Mascot for #DevilDiss

Mascot for #DevilDiss
Mascot for #DevilDiss

Thursday, April 8, 2010

Writing Journal 8: “’All Things Visible in Heaven, or Earth’: Reading the Illustrations of the 1688 Edition of Paradise Lost" Thomas Anderson

In “’All Things Visible in Heaven, or Earth’: Reading the Illustrations of the 1688 Edition of Paradise Lost Thomas Anderson argues that Eve’s characterization in Paradise Lost as illustrated in the 1688 edition provides clues as to how to “read” her character in order to open up an avenue of analysis. Anderson begins by talking about scholars frustration with Eve’s “ambivalence” (163) how the 1688 illustrations provide clues as to how to analyze the contextual clues and then goes on to analyze the specific illustrations that feature Eve and how they can open a door to analysis of the text. Anderson’s purpose appears to be to suggest a new way to examine Milton’s text, using the illustrations as a lens. The intended audience is one that is familiar with both the poem and the 1688 edition’s illustrations.


This article was of interest to me because it was recommended by someone on the list serv in response to a posting I made about the analysis of the 1688 illustrations in regards to the characterization of Satan. Part of the reason I was interested was due to the fact that I’ve decided to use illustrations from the different time periods to preface the chapters of my thesis/dissertation. However, it proved not to fit my project once I read it. For one, it focuses on the character of Eve, with only a bare mention of Satan in relationship to Eve. Also, there is quite a lot of literary theory used in analyzing the art which is not a tact I agree with in regards to either the illustrations or the text. While the material was interesting, it ended up not being something I could use and I was a bit disappointed that the person on the list serv misunderstood my topic interest, on the other hand, I was pleased that I received a personal response and felt as though I was participating in a professional conversation. While the subject matter was not something that I found helpful, the form and shape of Anderson’s analysis was helpful as it gave me a model for how to formulate my own arguments when dealing with the illustrations that deal with the character traits of the devil in my project.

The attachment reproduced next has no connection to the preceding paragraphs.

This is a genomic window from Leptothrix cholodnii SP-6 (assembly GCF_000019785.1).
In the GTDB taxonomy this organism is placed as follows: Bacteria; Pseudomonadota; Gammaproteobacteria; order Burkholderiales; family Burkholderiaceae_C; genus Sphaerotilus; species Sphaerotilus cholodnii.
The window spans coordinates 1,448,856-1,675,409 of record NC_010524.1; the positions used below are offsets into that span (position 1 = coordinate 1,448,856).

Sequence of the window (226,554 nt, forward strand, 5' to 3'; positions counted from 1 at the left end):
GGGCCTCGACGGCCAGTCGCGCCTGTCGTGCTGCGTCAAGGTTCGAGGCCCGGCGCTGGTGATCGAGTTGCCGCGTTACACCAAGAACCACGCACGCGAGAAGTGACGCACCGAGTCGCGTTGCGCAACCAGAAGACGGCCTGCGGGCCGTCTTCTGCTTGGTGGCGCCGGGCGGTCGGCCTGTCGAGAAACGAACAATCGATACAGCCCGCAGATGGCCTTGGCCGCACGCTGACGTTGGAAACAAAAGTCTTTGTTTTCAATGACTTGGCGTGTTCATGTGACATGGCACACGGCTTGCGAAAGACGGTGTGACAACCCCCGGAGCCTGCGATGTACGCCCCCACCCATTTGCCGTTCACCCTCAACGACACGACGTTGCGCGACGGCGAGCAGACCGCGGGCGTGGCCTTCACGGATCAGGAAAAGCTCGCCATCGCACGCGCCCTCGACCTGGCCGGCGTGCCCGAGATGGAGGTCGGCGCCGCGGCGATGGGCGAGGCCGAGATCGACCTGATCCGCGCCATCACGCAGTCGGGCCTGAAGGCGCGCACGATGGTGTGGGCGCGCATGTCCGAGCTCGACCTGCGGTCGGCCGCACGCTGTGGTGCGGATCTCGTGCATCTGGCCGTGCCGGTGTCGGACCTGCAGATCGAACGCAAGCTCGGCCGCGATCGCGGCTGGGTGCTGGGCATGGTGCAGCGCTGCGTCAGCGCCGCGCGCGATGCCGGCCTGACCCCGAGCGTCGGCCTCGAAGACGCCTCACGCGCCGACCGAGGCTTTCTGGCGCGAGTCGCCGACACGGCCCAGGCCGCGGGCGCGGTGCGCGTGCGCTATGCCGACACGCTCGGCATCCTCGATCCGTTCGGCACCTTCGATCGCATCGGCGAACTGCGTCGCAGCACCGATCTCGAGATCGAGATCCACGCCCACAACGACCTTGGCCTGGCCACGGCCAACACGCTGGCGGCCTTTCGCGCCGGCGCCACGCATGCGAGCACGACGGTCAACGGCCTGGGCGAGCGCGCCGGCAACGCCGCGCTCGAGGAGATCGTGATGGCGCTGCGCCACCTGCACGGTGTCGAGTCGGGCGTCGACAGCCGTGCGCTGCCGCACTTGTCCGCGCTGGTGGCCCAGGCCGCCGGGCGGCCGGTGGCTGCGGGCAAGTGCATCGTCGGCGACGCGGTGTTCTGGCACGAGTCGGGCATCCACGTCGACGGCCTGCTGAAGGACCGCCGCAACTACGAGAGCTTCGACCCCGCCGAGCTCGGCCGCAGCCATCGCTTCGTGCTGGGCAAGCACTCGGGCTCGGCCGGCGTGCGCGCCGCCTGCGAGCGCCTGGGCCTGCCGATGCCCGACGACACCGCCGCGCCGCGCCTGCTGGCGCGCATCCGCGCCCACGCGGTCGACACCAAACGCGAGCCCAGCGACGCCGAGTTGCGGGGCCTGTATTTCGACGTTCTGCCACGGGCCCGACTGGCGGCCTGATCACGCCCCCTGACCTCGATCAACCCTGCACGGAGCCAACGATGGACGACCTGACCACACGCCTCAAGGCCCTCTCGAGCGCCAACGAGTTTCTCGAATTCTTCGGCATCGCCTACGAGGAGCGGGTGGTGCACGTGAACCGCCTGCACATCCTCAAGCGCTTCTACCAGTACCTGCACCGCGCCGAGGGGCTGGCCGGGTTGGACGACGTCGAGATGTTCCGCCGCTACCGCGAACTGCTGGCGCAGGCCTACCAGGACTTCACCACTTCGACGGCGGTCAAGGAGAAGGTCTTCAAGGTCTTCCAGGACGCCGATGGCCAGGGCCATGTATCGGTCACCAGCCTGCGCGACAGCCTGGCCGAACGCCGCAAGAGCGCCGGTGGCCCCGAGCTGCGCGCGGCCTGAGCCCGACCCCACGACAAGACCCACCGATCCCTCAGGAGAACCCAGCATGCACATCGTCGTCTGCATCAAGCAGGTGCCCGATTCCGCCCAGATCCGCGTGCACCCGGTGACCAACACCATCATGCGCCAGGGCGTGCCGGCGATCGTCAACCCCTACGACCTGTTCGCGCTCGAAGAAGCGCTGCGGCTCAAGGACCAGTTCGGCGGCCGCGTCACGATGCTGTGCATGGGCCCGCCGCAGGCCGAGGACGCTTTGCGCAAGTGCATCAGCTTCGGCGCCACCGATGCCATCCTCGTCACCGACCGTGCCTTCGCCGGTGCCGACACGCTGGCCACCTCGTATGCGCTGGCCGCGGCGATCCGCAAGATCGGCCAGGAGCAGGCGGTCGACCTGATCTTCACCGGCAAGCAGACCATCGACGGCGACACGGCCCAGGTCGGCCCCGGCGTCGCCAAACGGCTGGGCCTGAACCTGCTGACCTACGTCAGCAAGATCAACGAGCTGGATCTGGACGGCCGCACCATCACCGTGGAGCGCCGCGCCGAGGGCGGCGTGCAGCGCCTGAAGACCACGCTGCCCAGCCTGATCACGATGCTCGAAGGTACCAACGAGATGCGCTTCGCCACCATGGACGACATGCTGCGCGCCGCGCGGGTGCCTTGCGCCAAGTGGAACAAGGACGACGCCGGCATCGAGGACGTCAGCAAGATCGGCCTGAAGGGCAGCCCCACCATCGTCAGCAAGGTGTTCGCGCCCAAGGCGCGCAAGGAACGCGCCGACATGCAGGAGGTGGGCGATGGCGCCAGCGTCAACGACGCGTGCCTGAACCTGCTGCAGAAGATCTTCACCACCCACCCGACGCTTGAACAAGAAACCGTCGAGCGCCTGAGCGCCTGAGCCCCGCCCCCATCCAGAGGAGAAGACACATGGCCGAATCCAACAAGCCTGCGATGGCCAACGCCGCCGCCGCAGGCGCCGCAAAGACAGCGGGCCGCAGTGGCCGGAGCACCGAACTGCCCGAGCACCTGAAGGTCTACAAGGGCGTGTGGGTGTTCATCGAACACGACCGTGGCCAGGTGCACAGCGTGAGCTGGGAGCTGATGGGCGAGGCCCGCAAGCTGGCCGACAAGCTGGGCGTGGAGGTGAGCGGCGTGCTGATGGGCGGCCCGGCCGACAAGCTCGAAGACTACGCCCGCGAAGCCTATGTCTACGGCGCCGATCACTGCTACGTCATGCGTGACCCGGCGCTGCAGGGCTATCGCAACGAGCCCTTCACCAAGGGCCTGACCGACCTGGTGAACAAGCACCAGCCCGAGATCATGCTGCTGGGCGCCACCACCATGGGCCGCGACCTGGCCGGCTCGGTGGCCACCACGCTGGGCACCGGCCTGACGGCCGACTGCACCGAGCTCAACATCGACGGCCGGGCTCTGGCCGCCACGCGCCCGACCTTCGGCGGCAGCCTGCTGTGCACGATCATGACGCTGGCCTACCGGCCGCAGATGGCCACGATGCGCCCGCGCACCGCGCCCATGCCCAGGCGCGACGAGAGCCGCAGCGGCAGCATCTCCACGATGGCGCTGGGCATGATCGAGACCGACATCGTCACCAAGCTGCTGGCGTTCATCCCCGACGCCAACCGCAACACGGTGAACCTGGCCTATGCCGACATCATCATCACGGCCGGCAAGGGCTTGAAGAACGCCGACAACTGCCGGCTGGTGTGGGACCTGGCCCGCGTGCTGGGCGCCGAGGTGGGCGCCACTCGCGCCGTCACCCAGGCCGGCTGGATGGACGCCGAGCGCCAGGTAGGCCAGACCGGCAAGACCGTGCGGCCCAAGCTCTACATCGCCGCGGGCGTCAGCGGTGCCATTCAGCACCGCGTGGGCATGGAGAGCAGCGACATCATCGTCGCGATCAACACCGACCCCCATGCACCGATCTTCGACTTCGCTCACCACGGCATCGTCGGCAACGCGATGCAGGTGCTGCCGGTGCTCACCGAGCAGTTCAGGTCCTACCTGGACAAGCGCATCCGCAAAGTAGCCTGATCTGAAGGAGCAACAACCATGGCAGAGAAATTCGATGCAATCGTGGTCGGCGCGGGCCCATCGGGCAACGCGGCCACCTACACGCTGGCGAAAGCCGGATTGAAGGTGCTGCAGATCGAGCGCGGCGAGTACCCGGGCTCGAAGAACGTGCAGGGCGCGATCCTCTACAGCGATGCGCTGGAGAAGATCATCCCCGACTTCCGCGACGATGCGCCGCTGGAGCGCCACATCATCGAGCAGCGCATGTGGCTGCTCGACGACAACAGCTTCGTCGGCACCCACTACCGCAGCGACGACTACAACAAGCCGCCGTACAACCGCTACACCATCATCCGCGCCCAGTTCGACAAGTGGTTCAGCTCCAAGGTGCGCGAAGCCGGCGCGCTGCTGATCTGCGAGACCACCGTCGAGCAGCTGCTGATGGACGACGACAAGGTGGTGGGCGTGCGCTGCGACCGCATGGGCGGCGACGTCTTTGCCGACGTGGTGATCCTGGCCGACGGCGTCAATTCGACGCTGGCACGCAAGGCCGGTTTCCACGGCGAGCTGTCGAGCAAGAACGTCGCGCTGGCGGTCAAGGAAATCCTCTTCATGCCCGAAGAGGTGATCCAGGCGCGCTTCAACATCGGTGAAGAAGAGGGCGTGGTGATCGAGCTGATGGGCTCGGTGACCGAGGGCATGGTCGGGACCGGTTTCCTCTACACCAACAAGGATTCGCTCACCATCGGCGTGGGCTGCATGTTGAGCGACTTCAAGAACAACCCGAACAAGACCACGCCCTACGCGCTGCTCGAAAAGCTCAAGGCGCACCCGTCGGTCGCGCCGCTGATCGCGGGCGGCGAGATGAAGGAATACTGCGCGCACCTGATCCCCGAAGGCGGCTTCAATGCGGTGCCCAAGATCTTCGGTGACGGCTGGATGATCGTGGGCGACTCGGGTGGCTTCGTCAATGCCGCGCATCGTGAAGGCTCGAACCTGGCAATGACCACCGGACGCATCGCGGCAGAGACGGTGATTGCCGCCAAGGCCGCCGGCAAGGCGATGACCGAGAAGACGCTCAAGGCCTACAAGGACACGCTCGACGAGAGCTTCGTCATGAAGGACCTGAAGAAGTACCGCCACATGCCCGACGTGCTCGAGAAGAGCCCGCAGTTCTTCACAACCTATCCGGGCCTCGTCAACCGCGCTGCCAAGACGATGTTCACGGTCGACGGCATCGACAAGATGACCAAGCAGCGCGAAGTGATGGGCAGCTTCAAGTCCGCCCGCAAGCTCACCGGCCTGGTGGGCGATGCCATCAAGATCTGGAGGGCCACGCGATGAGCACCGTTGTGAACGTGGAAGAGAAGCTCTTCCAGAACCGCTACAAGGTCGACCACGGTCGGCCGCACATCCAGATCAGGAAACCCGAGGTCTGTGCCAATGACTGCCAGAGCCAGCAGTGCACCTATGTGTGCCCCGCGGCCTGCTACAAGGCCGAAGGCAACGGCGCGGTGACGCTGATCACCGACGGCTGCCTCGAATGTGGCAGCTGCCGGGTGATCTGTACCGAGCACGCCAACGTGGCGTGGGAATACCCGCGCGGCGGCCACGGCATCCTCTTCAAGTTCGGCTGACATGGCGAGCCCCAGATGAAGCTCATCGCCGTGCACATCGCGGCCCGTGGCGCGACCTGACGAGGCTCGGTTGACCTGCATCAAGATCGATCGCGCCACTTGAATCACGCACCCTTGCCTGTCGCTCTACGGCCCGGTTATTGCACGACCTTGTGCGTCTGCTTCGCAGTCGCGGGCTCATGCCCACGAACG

In the article, Anderson forwards the text of Paradise Lost the most, but also the artists of the 1688 edition with the use of the illustrations in the article.. He also forwards McColley, Froula, Guillory and Swartz’s interpretations and criticisms of Milton’s text. Anderson comes to term with the text by quoting sections of Paradise Lost and uses them to place in context his arguments about the specific illustrations. For the most part he relies on his own analysis of the text, using the illustrations as an in. He places his argument in context as well by forwarding these scholars’ opinions as well as using their arguments to point out the problem that Eve as a character represents. This article was unique in the fact that it was concerned with the illustrations and their analysis and the text was only to support the argument about the illustrations, therefore, Harris’ moves are difficult to apply.

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